3D Printed Eyeglasses – Possibilities of 3D Printing

3d printed glasses

3D printed eye-wear is not a new concept, some talented designers have been pushing the boundaries in terms of original, stylized eyewear. Just some of the notable developments include Protos, Mykita, and Hoet’s metal eyewear. There is also separate developments on actual 3D printing of the optics, the lenses, by a clear leader in this field, LuXeXcel.

However, while all of these developments are significant, they are not necessarily applicable, or accessible to the millions of people that wear glasses out of necessity — or choice.

The latest 3D printing start-up in the area of eye-wear is looking to change that. Eyewear Kit is a new, inclusive, platform that aims to make it easy for anyone to source, and personalize, their own 3D printed eyewear — whether for prescription glasses, normal sunglasses or just as a fashion statement. The platform brings all of the necessary components together — 3D printed frames, lenses and customization.

At launch, there is an initial collection of designer frames, from Michiel Cornelissen, who is renowned for his work with 3D printing and understanding the processes and how to design for them. There are currently three designs:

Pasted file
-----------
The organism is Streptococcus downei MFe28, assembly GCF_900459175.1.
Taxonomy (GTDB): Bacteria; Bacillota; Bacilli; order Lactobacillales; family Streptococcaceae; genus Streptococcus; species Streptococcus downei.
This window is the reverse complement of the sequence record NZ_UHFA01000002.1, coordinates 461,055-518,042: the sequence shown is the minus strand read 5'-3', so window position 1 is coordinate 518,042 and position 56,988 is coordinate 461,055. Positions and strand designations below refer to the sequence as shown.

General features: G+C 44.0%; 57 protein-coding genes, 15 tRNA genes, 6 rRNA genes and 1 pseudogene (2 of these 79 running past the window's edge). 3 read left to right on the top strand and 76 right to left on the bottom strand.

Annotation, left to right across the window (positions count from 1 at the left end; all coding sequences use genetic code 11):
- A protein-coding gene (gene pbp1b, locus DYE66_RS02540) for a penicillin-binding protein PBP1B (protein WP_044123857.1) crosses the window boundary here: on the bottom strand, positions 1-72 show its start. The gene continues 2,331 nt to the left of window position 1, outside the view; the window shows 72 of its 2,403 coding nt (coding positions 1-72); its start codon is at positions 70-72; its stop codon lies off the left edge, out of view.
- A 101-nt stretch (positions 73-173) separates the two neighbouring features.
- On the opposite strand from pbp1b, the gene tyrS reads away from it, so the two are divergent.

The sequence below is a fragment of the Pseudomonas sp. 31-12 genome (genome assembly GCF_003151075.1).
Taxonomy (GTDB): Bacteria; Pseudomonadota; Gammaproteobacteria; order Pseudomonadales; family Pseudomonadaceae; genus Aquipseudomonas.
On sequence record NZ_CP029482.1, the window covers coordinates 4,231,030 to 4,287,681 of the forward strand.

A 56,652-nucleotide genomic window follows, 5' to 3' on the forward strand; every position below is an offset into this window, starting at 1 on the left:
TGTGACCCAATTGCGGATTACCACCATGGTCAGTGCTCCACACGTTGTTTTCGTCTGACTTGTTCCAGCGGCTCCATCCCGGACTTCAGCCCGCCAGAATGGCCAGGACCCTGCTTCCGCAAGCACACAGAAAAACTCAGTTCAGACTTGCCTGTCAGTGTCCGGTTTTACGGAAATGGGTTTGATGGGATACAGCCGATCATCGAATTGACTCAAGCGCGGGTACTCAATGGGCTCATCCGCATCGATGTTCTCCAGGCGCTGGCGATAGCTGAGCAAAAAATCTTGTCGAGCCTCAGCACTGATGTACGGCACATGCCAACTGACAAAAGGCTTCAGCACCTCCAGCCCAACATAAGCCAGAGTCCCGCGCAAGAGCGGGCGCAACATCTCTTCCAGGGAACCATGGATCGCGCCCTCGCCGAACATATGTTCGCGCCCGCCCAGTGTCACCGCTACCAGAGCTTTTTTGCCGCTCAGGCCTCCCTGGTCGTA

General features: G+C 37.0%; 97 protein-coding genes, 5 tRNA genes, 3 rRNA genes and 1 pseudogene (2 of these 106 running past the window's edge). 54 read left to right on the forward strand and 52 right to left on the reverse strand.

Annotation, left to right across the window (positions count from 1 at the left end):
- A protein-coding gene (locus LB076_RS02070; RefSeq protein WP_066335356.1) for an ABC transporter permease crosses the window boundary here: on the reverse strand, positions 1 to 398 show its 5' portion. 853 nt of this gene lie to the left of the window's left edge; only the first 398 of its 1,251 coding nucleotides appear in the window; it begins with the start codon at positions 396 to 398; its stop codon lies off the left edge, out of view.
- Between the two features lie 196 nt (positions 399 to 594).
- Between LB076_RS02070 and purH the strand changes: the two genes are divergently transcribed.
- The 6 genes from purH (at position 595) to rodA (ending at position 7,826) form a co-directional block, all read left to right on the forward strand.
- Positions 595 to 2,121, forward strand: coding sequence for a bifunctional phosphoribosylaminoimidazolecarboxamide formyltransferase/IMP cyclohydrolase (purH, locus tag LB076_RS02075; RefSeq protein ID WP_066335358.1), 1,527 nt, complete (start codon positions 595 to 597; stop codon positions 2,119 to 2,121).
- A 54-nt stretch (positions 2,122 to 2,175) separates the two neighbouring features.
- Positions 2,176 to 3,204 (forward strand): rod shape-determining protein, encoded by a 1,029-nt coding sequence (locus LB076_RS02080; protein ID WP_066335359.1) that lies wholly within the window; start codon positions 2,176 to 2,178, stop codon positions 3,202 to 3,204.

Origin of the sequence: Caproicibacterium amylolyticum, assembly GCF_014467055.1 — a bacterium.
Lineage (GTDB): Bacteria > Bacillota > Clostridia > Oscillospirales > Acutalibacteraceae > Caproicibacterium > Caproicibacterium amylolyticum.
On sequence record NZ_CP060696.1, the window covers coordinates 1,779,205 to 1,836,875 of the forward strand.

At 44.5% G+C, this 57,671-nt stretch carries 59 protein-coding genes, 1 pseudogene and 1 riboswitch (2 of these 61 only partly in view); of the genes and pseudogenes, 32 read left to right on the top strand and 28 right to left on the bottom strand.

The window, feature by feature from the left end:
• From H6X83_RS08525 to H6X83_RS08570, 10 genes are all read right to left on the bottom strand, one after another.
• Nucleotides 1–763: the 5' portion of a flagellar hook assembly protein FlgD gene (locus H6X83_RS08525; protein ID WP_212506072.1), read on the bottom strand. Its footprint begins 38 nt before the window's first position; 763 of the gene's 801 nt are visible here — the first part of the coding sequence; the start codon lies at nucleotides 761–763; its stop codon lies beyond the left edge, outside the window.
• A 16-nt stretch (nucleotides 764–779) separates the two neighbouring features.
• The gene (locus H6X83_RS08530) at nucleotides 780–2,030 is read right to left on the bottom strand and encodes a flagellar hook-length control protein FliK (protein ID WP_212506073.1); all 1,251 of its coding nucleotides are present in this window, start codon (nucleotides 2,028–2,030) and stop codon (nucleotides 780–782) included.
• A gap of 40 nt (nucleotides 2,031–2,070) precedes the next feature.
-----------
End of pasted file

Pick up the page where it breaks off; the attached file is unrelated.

As an example of Michiel’s experience in designing for 3D printing, the Hatch frames feature an intricate latticework that makes these glasses incredibly lightweight — and unmanufacturable using any other production method. According to Michiel: “They look like no eyewear you’ve ever seen.” What is more, the hinges are printed directly, so there is no assembly required for the legs. These ‘smart hinges’ fix themselves in position when the glasses are opened.

The premise behind Eyewear Kit is that you can select the 3D printed frames of your choice and determine your own colour (breadth of colours depend on choice of fulfillment service selected and, as you would expect, prices vary accordingly). From there users can then select their lenses of choice. Here there is a wide range on offer in terms of sun protection, full prescription, reading glasses, fun colour tints and more. Prices do vary again, but nothing (with the frames or lenses) that would cause you to raise an eyebrow, even compared with a walk-in optician’s outlet. This is what makes this platform so accessible. The site is easy to navigate, all options are clear and varied and user engagement is almost guaranteed once there.

While Michiel was invited to design the inaugural collection of frames, Eyewear Kit has opened up its platform to invite any designers to become involved with this new paradigm for retailing original eye-wear. They are encouraged to submit their 3D files to make them available via the site and share the rewards.

For me, while choice in styles is somewhat limited, this is a shift towards a more inclusive consumer 3D printing experience, and one that currently benefits from the talent of one of my favourite 3D printing designers.

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